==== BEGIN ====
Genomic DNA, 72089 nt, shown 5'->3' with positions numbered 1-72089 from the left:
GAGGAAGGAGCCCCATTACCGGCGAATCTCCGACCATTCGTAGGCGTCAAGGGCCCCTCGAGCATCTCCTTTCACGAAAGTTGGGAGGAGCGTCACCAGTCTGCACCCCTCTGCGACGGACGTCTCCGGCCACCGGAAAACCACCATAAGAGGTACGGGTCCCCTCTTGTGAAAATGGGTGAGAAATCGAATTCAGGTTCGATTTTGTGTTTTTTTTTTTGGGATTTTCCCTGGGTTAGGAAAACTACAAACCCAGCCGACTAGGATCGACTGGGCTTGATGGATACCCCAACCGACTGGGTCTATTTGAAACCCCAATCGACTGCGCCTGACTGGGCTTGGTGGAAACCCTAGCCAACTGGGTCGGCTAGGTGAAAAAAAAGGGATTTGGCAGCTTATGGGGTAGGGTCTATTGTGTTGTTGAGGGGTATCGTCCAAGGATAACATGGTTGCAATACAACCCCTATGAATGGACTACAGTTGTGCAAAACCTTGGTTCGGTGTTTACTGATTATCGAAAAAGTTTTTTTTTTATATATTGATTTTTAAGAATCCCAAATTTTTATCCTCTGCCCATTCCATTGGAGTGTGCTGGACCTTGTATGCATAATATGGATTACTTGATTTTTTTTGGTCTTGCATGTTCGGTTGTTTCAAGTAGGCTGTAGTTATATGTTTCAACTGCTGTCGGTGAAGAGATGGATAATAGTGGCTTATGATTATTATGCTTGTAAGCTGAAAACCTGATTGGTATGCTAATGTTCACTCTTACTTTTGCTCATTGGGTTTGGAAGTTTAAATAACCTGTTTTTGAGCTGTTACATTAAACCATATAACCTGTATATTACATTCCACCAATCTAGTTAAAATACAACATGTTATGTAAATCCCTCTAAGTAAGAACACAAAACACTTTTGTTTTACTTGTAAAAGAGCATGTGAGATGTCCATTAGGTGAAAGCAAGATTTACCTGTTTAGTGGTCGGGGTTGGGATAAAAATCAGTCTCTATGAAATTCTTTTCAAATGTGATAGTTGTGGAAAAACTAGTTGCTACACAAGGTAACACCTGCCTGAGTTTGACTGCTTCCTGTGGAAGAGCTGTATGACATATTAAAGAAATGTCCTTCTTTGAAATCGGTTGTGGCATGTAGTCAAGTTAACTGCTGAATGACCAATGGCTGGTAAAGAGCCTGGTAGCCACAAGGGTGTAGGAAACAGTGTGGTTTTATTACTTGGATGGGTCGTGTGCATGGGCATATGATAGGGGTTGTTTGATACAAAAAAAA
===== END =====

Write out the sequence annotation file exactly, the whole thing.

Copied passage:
Genomic DNA, 72089 nt, shown 5'->3' with positions numbered 1-72089 from the left:
GAGGAAGGAGCCCCATTACCGGCGAATCTCCGACCATTCGTAGGCGTCAAGGGCCCCTCGAGCATCTCCTTTCACGAAAGTTGGGAGGAGCGTCACCAGTCTGCACCCCTCTGCGACGGACGTCTCCGGCCACCGGAAAACCACCATAAGAGGTACGGGTCCCCTCTTGTGAAAATGGGTGAGAAATCGAATTCAGGTTCGATTTTGTGTTTTTTTTTTTGGGATTTTCCCTGGGTTAGGAAAACTACAAACCCAGCCGACTAGGATCGACTGGGCTTGATGGATACCCCAACCGACTGGGTCTATTTGAAACCCCAATCGACTGCGCCTGACTGGGCTTGGTGGAAACCCTAGCCAACTGGGTCGGCTAGGTGAAAAAAAAGGGATTTGGCAGCTTATGGGGTAGGGTCTATTGTGTTGTTGAGGGGTATCGTCCAAGGATAACATGGTTGCAATACAACCCCTATGAATGGACTACAGTTGTGCAAAACCTTGGTTCGGTGTTTACTGATTATCGAAAAAGTTTTTTTTTTATATATTGATTTTTAAGAATCCCAAATTTTTATCCTCTGCCCATTCCATTGGAGTGTGCTGGACCTTGTATGCATAATATGGATTACTTGATTTTTTTTGGTCTTGCATGTTCGGTTGTTTCAAGTAGGCTGTAGTTATATGTTTCAACTGCTGTCGGTGAAGAGATGGATAATAGTGGCTTATGATTATTATGCTTGTAAGCTGAAAACCTGATTGGTATGCTAATGTTCACTCTTACTTTTGCTCATTGGGTTTGGAAGTTTAAATAACCTGTTTTTGAGCTGTTACATTAAACCATATAACCTGTATATTACATTCCACCAATCTAGTTAAAATACAACATGTTATGTAAATCCCTCTAAGTAAGAACACAAAACACTTTTGTTTTACTTGTAAAAGAGCATGTGAGATGTCCATTAGGTGAAAGCAAGATTTACCTGTTTAGTGGTCGGGGTTGGGATAAAAATCAGTCTCTATGAAATTCTTTTCAAATGTGATAGTTGTGGAAAAACTAGTTGCTACACAAGGTAACACCTGCCTGAGTTTGACTGCTTCCTGTGGAAGAGCTGTATGACATATTAAAGAAATGTCCTTCTTTGAAATCGGTTGTGGCATGTAGTCAAGTTAACTGCTGAATGACCAATGGCTGGTAAAGAGCCTGGTAGCCACAAGGGTGTAGGAAACAGTGTGGTTTTATTACTTGGATGGGTCGTGTGCATGGGCATATGATAGGGGTTGTTTGATACAAAAAAAA